"There's no place to sit clown," I complained.
She smiled sweetly.
"Then I guess you'll have to dream the rest,"
Tuum Est
by Jabez
she diawled. "But  please don't  block thc aisle."
"What do you want me to do? Fly around and
drop pamphlets?"
At that moment, however, I spied a vacant
chair, and sped to it with open throttle. The rest
ol (he people at (hat table were women, but if
was worth it just to sit down.
But as I raised the fit's! battered sandwich 1<>
my mouth, I noticed that the women were staring
al me intcnfly, as were also people at neighbouring
tallies, and an ominous hush seemed to have fallen
over the area. I looked to see if ihe ham were
hanging out of lhe sandwich, straightened my lie,
and blew my nose, all without removing the source
ol   interval.
Finally, exasperated by this ill-timed attention,
1  turned  to ihe n.'nrosl  observer and whispered:
"!s im  slip showing?"
"This i ■: a sorority table." she returned coldly,
' and  pone  of our members have beards."
I noticed several boys al nearby tallies winking tit me now, and one whistled suggestively. The
position was obviously untenable. I rose majestically, holding the rice custard in one hand and the
sandwiches in the other.
"I trust you will be able to use this chair
again," I said stiffly, and strode out, dropping the
rice custard out of its pot just outside the door.
And they say we no longer have to kill to
obtain  food. Monday,   January   31,   1949
Page 3
Over $3000 In Personal Belongings Were Lost Here
THIS IS ALL THAT REMAINS of six Home Economics hubs today after the
devastating fire that broke out early Friday morning. Smoking timbers and
twisted pipes greeted students who expected to find lecture rooms, labs and
other accomodation waiting for them. Personal  belongings exceeding $8,000
were lost in the fire along with several thousand dollars of uninsured radio
equipment owned by the Amateur Radio Operator's Association. Student's
arc being asked to contribute generously to Student Council campaign today
io help reimburse those who lost personal goods in the fire.
Home Ec. Fire Grim; But Radio Hams Stay   "Hurtling" Streetcar
Does Have Lighter Side Broadcasting       £ d   ^^ y.^
Hiune   Economics   students   could   laugh   today   over   the
lighter side of "their" fire.    Many instances of humour came to     Amateur Kadin Operators Associa
Despite Fire
Hurtling streetcar spelled  disaster  for  two  University  of
Washington  men  here  Saturday.
light  when the students wandered through  the  ruins of their ti»" lo*i over three thousand dollars     The visitors. Jack Lamed and Jad ,>,A„,,v'thTlu,: ^.(;'n7 w.,ck.::"
a   ,   ,„,.,     . . in Friday's fire which destroyed Horn.•    a.h cD maid, are  m hospital  led -y  foi-    '   '   '      '   '"     '. '
'.;epat ulnV.i. ■      ..'■ ■ ...... Ihe   SeallU'-.les   wore   m    vaneouvei
' .    .        .  ,        • I'.c   huts.   Their   quarters   are   housed    h.wing  a   near  tvnmc  coins.on  willa  a 	
Manv  -a  :ue lyrls are weeping over* ■-- . i.'-r  a   I,-mind,-,  (hi   Alpha  exchange.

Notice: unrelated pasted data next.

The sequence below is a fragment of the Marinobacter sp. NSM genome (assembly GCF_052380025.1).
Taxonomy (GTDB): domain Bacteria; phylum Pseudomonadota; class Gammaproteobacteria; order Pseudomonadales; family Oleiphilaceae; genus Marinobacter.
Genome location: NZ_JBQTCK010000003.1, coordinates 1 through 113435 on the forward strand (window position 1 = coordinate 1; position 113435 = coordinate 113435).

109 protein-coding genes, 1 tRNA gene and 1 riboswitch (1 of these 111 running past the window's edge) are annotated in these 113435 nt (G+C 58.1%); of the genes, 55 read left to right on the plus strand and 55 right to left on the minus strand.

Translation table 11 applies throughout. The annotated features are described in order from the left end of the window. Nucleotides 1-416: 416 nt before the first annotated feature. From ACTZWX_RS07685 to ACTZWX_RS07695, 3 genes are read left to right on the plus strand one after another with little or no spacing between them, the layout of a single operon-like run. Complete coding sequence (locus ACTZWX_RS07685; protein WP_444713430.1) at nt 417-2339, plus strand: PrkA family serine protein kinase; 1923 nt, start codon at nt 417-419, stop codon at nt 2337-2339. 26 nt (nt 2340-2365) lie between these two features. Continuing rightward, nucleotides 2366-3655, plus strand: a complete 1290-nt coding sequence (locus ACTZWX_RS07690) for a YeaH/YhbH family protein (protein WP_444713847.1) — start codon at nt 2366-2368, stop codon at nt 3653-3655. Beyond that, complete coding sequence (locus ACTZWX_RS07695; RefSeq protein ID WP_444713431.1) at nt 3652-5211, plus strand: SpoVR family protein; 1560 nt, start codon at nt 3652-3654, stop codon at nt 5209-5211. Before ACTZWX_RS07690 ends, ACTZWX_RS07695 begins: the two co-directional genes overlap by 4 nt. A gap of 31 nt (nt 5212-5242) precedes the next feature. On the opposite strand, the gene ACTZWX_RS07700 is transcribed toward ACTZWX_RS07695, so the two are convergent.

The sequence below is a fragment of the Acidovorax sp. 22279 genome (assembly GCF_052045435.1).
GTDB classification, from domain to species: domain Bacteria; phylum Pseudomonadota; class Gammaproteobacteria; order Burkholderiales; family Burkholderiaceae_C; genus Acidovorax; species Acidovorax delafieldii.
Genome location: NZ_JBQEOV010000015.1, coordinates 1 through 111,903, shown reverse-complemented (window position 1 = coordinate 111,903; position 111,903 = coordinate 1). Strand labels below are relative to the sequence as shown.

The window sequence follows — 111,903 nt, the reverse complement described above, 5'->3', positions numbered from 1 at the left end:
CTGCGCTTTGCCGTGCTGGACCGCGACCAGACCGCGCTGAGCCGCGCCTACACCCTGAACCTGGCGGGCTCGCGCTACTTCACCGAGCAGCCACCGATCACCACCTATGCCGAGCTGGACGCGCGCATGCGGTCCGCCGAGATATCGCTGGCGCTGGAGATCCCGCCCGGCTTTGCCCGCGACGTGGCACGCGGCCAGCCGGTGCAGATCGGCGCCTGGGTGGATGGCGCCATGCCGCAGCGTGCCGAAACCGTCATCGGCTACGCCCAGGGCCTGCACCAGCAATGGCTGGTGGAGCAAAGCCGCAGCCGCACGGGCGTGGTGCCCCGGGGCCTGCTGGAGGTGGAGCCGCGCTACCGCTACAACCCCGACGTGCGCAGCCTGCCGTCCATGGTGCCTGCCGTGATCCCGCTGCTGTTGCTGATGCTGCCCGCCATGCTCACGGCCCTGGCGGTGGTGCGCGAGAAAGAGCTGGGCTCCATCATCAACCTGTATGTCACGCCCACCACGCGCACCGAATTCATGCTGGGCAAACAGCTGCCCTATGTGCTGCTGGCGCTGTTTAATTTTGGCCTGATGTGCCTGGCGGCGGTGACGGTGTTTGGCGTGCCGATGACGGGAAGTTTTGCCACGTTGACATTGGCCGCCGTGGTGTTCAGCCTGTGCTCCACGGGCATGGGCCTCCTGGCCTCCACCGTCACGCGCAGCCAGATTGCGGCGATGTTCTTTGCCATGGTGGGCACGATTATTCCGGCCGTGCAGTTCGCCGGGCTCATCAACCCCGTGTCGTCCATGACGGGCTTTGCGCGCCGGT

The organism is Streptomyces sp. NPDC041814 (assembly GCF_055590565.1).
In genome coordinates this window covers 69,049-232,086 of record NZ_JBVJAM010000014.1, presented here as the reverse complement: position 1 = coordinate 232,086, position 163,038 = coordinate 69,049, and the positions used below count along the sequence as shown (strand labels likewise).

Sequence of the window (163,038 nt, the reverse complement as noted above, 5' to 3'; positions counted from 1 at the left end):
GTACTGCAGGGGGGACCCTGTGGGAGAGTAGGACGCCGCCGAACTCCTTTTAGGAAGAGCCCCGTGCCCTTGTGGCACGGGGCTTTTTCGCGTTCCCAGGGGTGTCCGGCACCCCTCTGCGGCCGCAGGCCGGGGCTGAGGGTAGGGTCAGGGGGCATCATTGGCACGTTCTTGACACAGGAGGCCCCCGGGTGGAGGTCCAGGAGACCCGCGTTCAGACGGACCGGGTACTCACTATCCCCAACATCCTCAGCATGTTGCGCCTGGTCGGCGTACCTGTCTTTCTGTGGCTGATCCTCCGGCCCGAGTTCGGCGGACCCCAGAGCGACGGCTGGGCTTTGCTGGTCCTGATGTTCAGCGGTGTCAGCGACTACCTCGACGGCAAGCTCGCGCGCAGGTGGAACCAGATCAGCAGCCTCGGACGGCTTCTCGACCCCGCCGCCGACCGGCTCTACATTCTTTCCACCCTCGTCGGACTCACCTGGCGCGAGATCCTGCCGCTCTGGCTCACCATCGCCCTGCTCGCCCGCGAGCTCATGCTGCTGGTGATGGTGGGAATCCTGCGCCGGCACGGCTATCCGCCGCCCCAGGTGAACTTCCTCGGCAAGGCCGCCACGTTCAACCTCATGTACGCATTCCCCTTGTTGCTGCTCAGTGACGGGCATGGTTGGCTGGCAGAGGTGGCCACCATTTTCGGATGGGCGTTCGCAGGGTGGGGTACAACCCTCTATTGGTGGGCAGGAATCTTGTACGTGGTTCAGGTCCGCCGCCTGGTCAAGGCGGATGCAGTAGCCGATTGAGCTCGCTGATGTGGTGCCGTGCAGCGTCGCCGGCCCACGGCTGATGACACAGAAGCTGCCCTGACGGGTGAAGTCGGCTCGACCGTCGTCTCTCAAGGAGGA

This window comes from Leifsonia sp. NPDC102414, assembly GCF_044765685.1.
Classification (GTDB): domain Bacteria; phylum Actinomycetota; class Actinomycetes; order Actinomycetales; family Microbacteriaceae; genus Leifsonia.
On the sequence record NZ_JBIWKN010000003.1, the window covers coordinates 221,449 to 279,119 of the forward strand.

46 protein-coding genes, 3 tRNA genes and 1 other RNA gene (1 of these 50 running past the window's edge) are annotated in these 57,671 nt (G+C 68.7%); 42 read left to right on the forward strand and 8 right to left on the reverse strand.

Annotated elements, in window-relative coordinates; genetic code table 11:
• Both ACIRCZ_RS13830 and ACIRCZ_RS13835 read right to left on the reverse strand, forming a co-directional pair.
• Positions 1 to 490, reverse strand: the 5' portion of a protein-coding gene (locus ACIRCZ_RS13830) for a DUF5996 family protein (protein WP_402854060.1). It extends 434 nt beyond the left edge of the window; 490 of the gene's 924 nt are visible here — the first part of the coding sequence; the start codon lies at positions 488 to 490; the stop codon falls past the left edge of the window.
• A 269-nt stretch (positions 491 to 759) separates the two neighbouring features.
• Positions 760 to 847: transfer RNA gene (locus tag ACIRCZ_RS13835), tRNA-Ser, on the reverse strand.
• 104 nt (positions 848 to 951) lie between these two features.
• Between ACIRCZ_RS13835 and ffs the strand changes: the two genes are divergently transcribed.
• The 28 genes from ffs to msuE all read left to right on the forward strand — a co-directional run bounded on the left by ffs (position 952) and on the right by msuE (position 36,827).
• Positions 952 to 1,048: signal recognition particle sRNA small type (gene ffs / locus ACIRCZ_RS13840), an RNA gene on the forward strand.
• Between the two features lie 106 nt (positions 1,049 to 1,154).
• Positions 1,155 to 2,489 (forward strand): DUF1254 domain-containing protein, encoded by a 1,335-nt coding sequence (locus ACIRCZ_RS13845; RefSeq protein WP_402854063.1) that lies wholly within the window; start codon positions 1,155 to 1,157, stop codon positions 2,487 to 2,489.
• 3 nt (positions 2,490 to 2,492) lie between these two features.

.     ,   ". '.„, limvn,"   Most   of   them   .started   ill)   the in   these   huts. i -.nvetcar   at    I'ourth   and    Inline.
1iie   has-   al    '.ne:.    twin   sisters,    llieie I .......
r. ,nt hill, some onlv  in  pvjaina.s.  Onlv   the       Among   the   losses   aro   a   S20I)   hi"h :     ';  -;'"     condition     is    dosennod     as
s-siers.     u-eu     in     Draping    -101.    are - ■ • ""'■-   l,u- Lh <"»" , PALO   ALTO.   Calif   -   Palo   Alto
very   hards'   or   very   curious   reached frequency    experimental    unil    and    ai'J"u"'   ■
fire the
aailh    e.
a   'little
-.llape   ol    tile   young
At    the   lime   of   ; he
he    lire.   The   rest,    hall    frozen    and
new      receiver,      several      incomplct,'
a    i.1 in. r    I-: .ssengi" s.    UP>C    slu-
,( ,.-,,„,,,,I ,..iv ,|,..,,H,-i    '::-''    asleep,    didn't    think    that    die    transmitters   and   receivers   and   mis-    deal-   Pat   Criss.d   and   Dior.   Ri>- 1
iToi'i   was   worth   it.
cellaneolls   radio   equipment.
emu d   with   niin-ir   injuries.
■clu had a guilty coii-
I'siay niornina. She was
io lu-r first h'cluri' and
) -cask into one of 'dm
[I::, ,-o'ne hooka- wl'iioh
\V,;h tha l)o .lo-, weigh-
ihursday afte  11'a-n  two  fourih  year       T|u>  c;,,^,,,,,.   h;u|   i;,,k,   ,,,  saVc   ,-,.,„„;      Accoiding   lo   police   lhe   ear   driven
■tudc'iits    showed     up     without     the
material   with   which   to   begin   a   lab,
the    blaze    bul    hy    the   afternoon    of
the  lire  tluw   haul  borrowed and  heg-
I'ach  n reived  a  great   blast,  and   wa.s   f,,,(|   ,,quipment   enabling   them   I.
, -Id    she    would    now    be   one    wee,.'
hehlni.l   the   rest   of   the   class.   I'Yidas
I morning    each    of    them    found    she
main  on  the air
I s     Ai   cD..na!d    was    tra-, I'lling    w< -1
, >\ T'oiirlb avenue when, as  tlie di-,\-, i
,'. s.rbe.l   it,   "thai   thing   came   hurl-
, i ii.g   out    of    the   ilaikiH'ss   and    i hen
They   have  set   up   theii   new   quur- I
iniiul.   slie   came
on: I
s .-.i-veral  dollars  ahead  of  the  rest
feel   of   tile   vreakage i ,. , NT ,, ,
i :■■:    Ihe    class.    Now    ihe.-e    two    are
a. ed    thai    there    was , • . ,,    ■
n.aking     enemies     ol      iheir     uirim r
sileak   into. i   ■ ,     , .        . ,iii
i li lends by gloating over  Iheir  luck.
■-indents    keenly     felt '
:;-    Some  of  the   bovs    fh | 8